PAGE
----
Sophomore Joe Gillis allegedly killed it at his family’s Thanksgiving celebration this past Thursday, Nov. 27.
“I’ve been taking a lot of interesting classes this semester,” Gillis said. “And I still have some leftover material from my first-year seminar last year.”
Gillis’s family was endlessly entertained by his thoughts on the perseverance of hegemony and his detailed outline of everything he learned in PG 103: Introduction to International Relations.
“No one knew the difference between hard and soft power,” he said. “Incredible. They know now, though!”
Gillis entertained his younger cousins in addition to older relatives, proving that his charm can transcend generational boundaries. He tried to organize a game of War, but ended up playing Solitaire on the floor while his cousins sat and played games on their computers.
“Everyone had fun,” Gillis said. “I made sure of it.”
Gillis relayed some “fun” and “interesting” anecdotes to his family while his grandmother served appetizers Thursday evening. He told the story of his roommate’s 2 a.m. hospital visit and talked about the girl in his economics class who never wore shoes.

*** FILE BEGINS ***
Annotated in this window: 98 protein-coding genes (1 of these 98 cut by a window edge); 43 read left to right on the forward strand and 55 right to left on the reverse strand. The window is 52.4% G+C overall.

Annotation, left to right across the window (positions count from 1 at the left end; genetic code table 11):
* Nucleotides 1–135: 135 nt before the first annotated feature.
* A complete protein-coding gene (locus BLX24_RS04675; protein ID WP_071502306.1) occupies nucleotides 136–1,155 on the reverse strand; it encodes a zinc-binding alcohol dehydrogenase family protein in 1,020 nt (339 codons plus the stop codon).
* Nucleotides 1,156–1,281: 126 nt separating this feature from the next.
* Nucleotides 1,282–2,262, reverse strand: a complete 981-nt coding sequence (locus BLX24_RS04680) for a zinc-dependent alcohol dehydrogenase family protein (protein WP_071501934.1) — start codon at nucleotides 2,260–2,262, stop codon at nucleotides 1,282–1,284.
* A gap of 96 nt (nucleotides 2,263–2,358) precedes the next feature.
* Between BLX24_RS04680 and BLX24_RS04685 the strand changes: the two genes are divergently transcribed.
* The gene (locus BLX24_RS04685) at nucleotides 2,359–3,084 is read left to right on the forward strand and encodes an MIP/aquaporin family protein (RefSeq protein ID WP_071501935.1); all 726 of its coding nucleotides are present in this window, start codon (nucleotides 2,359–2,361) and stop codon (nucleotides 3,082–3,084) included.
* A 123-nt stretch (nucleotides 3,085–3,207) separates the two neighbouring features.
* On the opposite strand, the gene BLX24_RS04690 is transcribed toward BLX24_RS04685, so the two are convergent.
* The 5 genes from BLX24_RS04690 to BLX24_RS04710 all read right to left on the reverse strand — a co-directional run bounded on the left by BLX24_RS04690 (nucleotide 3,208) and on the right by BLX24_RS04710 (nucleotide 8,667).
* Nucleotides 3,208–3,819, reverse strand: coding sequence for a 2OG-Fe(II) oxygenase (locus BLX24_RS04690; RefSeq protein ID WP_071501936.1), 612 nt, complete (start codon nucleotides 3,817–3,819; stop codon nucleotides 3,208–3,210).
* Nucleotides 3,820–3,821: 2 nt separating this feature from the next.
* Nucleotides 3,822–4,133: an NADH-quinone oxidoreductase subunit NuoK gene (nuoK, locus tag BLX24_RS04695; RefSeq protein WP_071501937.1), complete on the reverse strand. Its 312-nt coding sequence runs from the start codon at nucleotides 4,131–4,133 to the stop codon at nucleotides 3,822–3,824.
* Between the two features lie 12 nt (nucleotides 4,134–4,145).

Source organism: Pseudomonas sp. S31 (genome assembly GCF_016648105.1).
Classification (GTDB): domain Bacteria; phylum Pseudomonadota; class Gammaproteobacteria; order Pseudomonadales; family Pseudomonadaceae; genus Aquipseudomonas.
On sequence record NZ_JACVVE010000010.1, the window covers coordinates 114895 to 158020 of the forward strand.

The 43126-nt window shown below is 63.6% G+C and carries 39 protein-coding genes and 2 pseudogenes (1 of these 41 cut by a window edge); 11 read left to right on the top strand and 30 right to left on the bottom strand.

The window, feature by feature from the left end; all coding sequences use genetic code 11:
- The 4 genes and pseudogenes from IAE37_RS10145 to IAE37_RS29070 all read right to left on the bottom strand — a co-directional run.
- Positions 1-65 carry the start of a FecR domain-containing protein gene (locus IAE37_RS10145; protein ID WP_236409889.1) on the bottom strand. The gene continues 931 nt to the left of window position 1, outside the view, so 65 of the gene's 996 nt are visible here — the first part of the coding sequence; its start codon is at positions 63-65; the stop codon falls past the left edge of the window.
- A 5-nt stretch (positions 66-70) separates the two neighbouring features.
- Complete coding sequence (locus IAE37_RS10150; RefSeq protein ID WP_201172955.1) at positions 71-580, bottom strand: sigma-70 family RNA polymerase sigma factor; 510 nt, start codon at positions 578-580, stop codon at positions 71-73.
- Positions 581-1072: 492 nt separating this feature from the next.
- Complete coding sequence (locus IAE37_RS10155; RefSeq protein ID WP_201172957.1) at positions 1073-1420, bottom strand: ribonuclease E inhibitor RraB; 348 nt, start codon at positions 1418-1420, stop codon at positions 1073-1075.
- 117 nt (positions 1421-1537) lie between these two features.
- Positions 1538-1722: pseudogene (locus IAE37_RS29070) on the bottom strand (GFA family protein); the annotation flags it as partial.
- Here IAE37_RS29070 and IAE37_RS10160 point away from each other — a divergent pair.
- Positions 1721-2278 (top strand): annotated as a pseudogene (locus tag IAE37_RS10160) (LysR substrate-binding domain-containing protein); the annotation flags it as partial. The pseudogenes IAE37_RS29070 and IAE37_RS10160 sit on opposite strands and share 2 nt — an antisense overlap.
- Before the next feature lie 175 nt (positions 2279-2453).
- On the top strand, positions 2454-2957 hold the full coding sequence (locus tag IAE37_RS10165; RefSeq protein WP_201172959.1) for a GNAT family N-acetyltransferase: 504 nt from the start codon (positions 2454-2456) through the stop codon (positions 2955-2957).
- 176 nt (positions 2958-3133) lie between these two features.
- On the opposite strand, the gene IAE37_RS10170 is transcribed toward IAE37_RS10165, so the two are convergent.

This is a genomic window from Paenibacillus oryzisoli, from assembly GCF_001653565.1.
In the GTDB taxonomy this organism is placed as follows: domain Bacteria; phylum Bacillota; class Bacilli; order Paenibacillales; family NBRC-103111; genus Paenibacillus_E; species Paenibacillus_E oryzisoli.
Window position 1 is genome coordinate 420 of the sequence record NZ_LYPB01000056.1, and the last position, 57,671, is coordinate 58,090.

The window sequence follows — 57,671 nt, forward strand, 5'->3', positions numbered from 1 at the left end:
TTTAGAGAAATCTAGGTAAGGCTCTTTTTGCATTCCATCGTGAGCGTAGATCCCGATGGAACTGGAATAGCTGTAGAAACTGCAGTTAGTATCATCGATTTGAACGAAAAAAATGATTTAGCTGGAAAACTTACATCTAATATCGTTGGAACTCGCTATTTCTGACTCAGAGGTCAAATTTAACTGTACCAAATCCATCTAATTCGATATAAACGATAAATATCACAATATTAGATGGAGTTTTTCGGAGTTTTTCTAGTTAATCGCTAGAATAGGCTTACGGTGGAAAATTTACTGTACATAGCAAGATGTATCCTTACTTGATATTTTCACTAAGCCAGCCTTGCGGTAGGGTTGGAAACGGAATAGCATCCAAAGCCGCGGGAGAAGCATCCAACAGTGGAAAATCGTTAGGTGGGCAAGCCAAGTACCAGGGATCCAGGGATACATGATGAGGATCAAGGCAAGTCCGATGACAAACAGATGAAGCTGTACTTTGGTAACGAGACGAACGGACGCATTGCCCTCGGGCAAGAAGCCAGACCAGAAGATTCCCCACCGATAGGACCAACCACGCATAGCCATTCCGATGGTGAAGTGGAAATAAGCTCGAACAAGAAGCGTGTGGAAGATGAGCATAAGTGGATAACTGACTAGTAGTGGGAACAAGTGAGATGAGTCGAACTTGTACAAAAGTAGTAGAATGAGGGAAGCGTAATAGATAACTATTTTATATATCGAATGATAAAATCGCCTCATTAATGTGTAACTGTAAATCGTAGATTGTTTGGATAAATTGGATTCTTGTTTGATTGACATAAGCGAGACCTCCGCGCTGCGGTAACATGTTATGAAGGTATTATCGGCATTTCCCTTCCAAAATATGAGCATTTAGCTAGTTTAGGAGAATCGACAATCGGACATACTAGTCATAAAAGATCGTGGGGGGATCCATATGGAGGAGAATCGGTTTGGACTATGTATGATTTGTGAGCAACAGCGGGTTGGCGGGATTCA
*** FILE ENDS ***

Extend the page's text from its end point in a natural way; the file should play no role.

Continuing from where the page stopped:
“They were all PG,” he said. “I’m kind of the Golden Boy of my family and I don’t want to shatter any illusions.”
Gillis’s family, particularly his Uncle Samuel, a professor with a Ph.D. in American History, was shocked and appalled by Gillis’s revelation that Thanksgiving really represents the systemic exploitation and genocide of the Native Americans by settlers.
“I had no idea,” Uncle Samuel said. “I always thought Thanksgiving was just about cranberry sauce and pumpkin pie.”
Gillis’s cousin Ben continued, “I’m always on Buzzfeed, but I’ve never seen any articles on this subject.”
Once dinner was served, Gillis told some funny jokes he heard on “The Tonight Show Starring Jimmy Fallon.”
“I think they might have been too topical,” Gillis said. “Not everyone’s as aware of current events as I am. And like Jimmy is. But, I think I was at least true to the comedic timing and essence of the jokes.”
Gillis volunteered to help do the dishes in order to “bash gender stereotypes.” However, after washing one wineglass, he wandered into the living room to check something on his phone and scrolled through Twitter for the next two hours.
During dessert, Gillis watched his 8-year-old cousin Jane inhale a huge piece of pumpkin pie with extra whipped cream. When Jane smiled, mouth full of pie, Gillis laughed and shouted, “I’ll have what she’s having!” When none of his relatives got his When Harry Met Sally reference or how the reference had any relevance in this particular context, Gillis slumped down in his seat and mumbled something about how everyone should have a baseline level of cultural knowledge.
Gillis drank his coffee black to show his family that, though he was sitting at the kids table, he was NOT a kid.
Both Gillis and his family are looking forward to next Thanksgiving, after Gillis takes some more classes and starts listening to a new podcast.